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The Importance of Hip Snaps on Cloth Diapers for Slim Babies

Not all cloth diapers are created equal. This is a good thing, believe me! But, one feature I’ve noticed has been a great addition on some is the hip snap. This snap is an extra behind the waist snaps. If you’ve wondered about an oddly placed third snap (for example) that is a hip snap. It helps prevent the diaper from drooping by keeping the waist connected to the front.

We had a lot of issues with drooping when Rissa was in her newborn and size 1 disposable diapers. Why? Because she was skinny! Only one tab would be fastened to the actual diaper, the other one crossed over and secured on top of the other tab. We have a few cloth diapers that have the same issue. When I first put the Booty Buns one size pocket diaper on my daughter, I missed the hip snaps. I don’t know how I didn’t see them, but I knew something was wrong when I saw this:


Wing droop from not using hip snaps!


My initial thought was “Oh no, this diaper will NOT do!” I was greatly confused because I’d read that this diaper fits babies from 3lbs all the way up to 45lbs (which is unheard of for a one size diaper!). How could it fit a baby smaller than Rissa if it’s falling off of her – and the waist is snapped pretty snug?

Hip snaps.

I later noticed them and had an a-ha! moment. This diaper fits much better when I use them. I can see how the hip snaps make it possible to fit on very tiny babies and preemies too. Hip snaps help keep things in place while the waist snaps tighten it up. When we have fit issues around Rissa’s skinny thighs and waist, it’s only with diapers that don’t have hip snaps or adjustable waist elastic. Not all diapers without hip snaps fall off her, but we have a couple diapers that I dread putting her in because of the droop issue. Not only does it look like crap, it can cause leaks too.

Besides hip snaps, Booty Buns diapers feature double gussets, double pocket openings, suedecloth inner, microfiber terrycloth inserts, cotton flannel liner and a matching cloth wipe.

'Nana Booty!


Booty Buns pocket diaper, 2 inserts, liner, and wipe!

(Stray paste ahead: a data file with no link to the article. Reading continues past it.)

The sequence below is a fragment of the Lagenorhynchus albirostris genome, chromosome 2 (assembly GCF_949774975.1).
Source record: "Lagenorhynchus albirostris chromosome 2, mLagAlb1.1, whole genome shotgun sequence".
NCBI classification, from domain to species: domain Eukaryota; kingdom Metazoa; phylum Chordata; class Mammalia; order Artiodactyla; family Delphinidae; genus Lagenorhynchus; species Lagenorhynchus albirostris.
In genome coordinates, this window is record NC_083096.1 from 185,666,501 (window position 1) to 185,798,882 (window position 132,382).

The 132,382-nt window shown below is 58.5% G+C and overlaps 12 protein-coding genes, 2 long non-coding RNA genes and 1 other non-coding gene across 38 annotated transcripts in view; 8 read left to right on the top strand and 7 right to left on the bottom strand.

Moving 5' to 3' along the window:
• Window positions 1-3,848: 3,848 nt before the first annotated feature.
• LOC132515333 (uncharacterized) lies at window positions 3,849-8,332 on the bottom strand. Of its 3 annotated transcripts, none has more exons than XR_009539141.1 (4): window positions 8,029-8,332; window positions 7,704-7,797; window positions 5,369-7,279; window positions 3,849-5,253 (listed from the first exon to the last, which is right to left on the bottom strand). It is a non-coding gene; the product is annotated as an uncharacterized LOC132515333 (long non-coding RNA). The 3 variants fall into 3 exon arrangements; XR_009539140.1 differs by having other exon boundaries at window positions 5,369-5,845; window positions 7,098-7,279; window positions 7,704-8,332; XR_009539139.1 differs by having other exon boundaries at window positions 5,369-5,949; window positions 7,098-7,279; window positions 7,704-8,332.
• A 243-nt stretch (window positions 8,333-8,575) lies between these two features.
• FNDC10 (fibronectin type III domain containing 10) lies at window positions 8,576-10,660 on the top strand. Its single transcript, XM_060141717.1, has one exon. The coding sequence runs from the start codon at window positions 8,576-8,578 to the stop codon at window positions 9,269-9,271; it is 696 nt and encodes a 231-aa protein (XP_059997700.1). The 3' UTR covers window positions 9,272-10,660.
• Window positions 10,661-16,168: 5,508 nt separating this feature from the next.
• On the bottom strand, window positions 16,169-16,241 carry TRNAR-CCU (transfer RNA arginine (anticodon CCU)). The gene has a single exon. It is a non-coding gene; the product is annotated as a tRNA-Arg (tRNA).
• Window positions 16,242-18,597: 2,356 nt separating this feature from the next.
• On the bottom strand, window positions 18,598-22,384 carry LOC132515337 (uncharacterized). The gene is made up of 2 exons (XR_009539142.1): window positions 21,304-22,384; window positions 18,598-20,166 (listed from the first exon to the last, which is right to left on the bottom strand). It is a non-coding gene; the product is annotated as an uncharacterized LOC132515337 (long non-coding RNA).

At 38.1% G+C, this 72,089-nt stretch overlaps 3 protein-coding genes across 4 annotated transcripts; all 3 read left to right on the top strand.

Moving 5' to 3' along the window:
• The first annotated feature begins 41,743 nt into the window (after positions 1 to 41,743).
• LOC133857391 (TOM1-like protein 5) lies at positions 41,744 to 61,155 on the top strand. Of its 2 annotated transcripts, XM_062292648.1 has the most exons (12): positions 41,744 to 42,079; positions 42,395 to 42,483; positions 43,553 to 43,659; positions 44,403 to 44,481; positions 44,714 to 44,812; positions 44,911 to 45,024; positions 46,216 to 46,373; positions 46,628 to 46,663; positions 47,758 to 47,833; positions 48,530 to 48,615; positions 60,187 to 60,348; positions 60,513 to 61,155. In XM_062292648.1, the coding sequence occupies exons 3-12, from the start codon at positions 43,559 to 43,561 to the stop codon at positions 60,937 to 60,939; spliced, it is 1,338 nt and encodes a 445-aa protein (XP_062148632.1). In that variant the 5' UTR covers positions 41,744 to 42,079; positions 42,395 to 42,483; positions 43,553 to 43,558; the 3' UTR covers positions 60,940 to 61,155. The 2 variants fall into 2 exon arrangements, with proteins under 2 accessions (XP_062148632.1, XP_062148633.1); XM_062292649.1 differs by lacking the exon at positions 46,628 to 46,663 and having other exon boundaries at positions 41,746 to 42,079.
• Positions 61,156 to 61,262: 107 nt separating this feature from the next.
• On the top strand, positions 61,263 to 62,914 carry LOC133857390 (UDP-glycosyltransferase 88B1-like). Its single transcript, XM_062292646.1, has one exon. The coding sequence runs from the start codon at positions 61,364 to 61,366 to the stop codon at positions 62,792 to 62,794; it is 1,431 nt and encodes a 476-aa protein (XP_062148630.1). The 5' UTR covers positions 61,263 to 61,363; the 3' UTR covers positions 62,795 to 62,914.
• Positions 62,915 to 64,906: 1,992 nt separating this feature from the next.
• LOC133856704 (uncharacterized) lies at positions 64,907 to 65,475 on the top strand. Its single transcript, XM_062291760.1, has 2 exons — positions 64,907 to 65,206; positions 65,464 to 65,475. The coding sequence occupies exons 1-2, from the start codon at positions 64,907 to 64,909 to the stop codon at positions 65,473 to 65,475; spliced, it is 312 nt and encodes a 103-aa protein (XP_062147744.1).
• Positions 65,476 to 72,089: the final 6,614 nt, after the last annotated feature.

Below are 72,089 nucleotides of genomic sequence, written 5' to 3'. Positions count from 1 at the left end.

While I like that it comes with two inserts, a liner, and a wipe, I don’t often use cloth liners. It’s a nice option though! I use flushable ones on occasion, but whenever I use a cloth liner I forget to wash it separate (due to use of non-cloth safe creams). I just naturally drop it in with the dirty diapers! It did help keep Rissa nice and dry though.

I found this diaper to work well for day use and nap time with both inserts. It is put together well. I can feel a nice quality of thickness and durability in the fabrics used. However, it is not our trimmest diaper nor our cheapest. I found it to be bulkier, probably because it fits up to 45lbs. That is a lot of material to wrap around my girl who weighs less than half that. In comparison to other diapers with similar features, function, fit and quality I find this one to be more pricey. I’m not going to say it’s outrageous at $25 plus shipping, but I would not be able to afford many in my stash. Most of our diapers are $20 or less.

One aspect that is pretty cool though is that Booty Buns gives a diaper to a child in need for every diaper sold. Love when companies give back like that!

Now, find out how Booty Buns fit on Formula Mom‘s 30lb+ toddler and how it fit on Mama on a Green Mission‘s 20 month old and newborn baby!

How to Use Pocket Cloth Diapers - The Good, The Bad, & The Ugly

Tuesday 16th of January 2018

[…] If your child is like mine and learns how to open the aplix (hook and loop), many pocket diapers come with snaps. They aren’t as flexible with the size but they’ll help keep diapers on if you have a little Houdini on your hands! You can learn a bit more about cloth diaper snaps here. […]